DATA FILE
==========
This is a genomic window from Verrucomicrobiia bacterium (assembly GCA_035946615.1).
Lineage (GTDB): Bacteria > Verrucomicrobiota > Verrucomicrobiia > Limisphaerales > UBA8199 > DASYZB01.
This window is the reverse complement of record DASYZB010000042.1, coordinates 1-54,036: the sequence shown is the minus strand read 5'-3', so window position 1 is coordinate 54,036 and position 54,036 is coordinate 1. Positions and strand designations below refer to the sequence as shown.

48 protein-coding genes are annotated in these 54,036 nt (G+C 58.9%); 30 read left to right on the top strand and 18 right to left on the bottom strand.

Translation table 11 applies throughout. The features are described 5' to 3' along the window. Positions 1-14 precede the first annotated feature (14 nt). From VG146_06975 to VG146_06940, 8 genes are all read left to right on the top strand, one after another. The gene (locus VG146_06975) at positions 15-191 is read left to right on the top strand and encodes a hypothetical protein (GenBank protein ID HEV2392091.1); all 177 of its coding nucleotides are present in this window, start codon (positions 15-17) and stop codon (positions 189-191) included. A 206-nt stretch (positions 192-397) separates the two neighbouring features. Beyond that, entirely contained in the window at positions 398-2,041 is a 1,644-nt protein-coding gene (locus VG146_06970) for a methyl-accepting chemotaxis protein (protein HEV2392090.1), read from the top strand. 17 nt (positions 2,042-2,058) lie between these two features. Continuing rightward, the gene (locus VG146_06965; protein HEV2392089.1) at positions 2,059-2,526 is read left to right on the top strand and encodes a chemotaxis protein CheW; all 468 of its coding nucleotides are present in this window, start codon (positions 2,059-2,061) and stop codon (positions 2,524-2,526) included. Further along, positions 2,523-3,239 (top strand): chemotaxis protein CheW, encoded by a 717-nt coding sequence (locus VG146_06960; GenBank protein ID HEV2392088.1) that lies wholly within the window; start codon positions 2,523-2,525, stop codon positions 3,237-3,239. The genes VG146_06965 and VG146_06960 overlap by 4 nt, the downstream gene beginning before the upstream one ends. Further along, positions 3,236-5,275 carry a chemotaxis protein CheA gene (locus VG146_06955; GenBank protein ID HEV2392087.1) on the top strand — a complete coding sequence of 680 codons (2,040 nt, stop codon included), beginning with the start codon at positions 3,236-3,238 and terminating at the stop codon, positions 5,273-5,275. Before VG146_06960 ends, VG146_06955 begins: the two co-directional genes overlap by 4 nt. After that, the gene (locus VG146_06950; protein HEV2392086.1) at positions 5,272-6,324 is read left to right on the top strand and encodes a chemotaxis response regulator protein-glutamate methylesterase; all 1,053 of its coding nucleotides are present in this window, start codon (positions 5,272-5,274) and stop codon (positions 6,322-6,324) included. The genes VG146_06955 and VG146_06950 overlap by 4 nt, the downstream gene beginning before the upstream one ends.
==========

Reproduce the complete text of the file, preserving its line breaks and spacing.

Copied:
This is a genomic window from Verrucomicrobiia bacterium (assembly GCA_035946615.1).
Lineage (GTDB): Bacteria > Verrucomicrobiota > Verrucomicrobiia > Limisphaerales > UBA8199 > DASYZB01.
This window is the reverse complement of record DASYZB010000042.1, coordinates 1-54,036: the sequence shown is the minus strand read 5'-3', so window position 1 is coordinate 54,036 and position 54,036 is coordinate 1. Positions and strand designations below refer to the sequence as shown.

48 protein-coding genes are annotated in these 54,036 nt (G+C 58.9%); 30 read left to right on the top strand and 18 right to left on the bottom strand.

Translation table 11 applies throughout. The features are described 5' to 3' along the window. Positions 1-14 precede the first annotated feature (14 nt). From VG146_06975 to VG146_06940, 8 genes are all read left to right on the top strand, one after another. The gene (locus VG146_06975) at positions 15-191 is read left to right on the top strand and encodes a hypothetical protein (GenBank protein ID HEV2392091.1); all 177 of its coding nucleotides are present in this window, start codon (positions 15-17) and stop codon (positions 189-191) included. A 206-nt stretch (positions 192-397) separates the two neighbouring features. Beyond that, entirely contained in the window at positions 398-2,041 is a 1,644-nt protein-coding gene (locus VG146_06970) for a methyl-accepting chemotaxis protein (protein HEV2392090.1), read from the top strand. 17 nt (positions 2,042-2,058) lie between these two features. Continuing rightward, the gene (locus VG146_06965; protein HEV2392089.1) at positions 2,059-2,526 is read left to right on the top strand and encodes a chemotaxis protein CheW; all 468 of its coding nucleotides are present in this window, start codon (positions 2,059-2,061) and stop codon (positions 2,524-2,526) included. Further along, positions 2,523-3,239 (top strand): chemotaxis protein CheW, encoded by a 717-nt coding sequence (locus VG146_06960; GenBank protein ID HEV2392088.1) that lies wholly within the window; start codon positions 2,523-2,525, stop codon positions 3,237-3,239. The genes VG146_06965 and VG146_06960 overlap by 4 nt, the downstream gene beginning before the upstream one ends. Further along, positions 3,236-5,275 carry a chemotaxis protein CheA gene (locus VG146_06955; GenBank protein ID HEV2392087.1) on the top strand — a complete coding sequence of 680 codons (2,040 nt, stop codon included), beginning with the start codon at positions 3,236-3,238 and terminating at the stop codon, positions 5,273-5,275. Before VG146_06960 ends, VG146_06955 begins: the two co-directional genes overlap by 4 nt. After that, the gene (locus VG146_06950; protein HEV2392086.1) at positions 5,272-6,324 is read left to right on the top strand and encodes a chemotaxis response regulator protein-glutamate methylesterase; all 1,053 of its coding nucleotides are present in this window, start codon (positions 5,272-5,274) and stop codon (positions 6,322-6,324) included. The genes VG146_06955 and VG146_06950 overlap by 4 nt, the downstream gene beginning before the upstream one ends.